If you're interested in exploring more about the relationship between people and our forests, please check out this link: About Forests and People

Trees and forbs can't talk

Do trees have a conscience?

Go to a natural place

Go out and walk on the land

Walk quietly

Understanding nature

Let nature be your teacher

Live in harmony with nature

Nature has a lot to say

Saturday, August 26, 2017

The Old Stump, Elk Ridge - Colored Pencil Drawing

"The Old Stump, Elk Ridge" Colored Pencil

The morning after a spring storm, Elk Ridge is buried under a blanket of fresh snow. Irregular shapes undulate across the drift's smooth surface as blue shadows exaggerate the billowy folds in the landscape's white tapestry.

Scattered across the high ground, a few resilient evergreens call this hostile place home. The subalpine zone is a harsh environment where few organisms are adapted to survive.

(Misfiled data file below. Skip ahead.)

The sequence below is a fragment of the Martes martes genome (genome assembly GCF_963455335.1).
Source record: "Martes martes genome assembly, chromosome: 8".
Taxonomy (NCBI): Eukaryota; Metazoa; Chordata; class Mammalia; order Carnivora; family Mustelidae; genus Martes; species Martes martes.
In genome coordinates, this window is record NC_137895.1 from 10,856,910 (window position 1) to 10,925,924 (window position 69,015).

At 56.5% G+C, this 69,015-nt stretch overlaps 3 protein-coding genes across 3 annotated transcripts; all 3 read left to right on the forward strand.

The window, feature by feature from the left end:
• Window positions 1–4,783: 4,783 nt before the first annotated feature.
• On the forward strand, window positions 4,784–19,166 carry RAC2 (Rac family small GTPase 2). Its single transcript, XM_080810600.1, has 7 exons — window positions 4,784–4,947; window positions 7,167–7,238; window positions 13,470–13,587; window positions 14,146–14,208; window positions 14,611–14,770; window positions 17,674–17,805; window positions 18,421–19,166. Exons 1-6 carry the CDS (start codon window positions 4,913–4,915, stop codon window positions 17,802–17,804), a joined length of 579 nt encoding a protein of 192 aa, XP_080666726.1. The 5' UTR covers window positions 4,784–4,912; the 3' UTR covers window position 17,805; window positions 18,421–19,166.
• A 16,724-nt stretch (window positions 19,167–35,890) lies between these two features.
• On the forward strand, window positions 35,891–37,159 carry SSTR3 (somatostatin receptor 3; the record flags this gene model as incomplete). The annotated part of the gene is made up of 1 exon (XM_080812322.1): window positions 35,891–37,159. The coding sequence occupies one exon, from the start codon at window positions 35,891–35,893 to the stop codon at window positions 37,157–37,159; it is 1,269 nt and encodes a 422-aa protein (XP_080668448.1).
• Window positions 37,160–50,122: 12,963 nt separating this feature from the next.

A single cloud, floating just above the horizon, is a last remnant of the passing storm. The sun's warm rays stream through the brilliant, blue sky inspiring hope that better days lay ahead.

Twisted by ferocious winds, the old stump is a weather-beaten warrior that fought until the bitter end. The bare tree trunk symbolizing the strength and perseverance required to survive at such a high altitude.

A fantastic Englemann Spruce forms a dark halo around the poor tree snag. In the background, smaller spruce are a new generation eager to fill their role in this extraordinary ecosystem.

As these long-lived conifers reach maturity, their individual traits imbue each of them with a unique personality. Their will to survive and perpetuate the species seems almost superhuman.

Do trees have a conscience, a spirit or soul? I don't know but if we take the time to listen, I believe the forest speaks to us in ways that we can comprehend.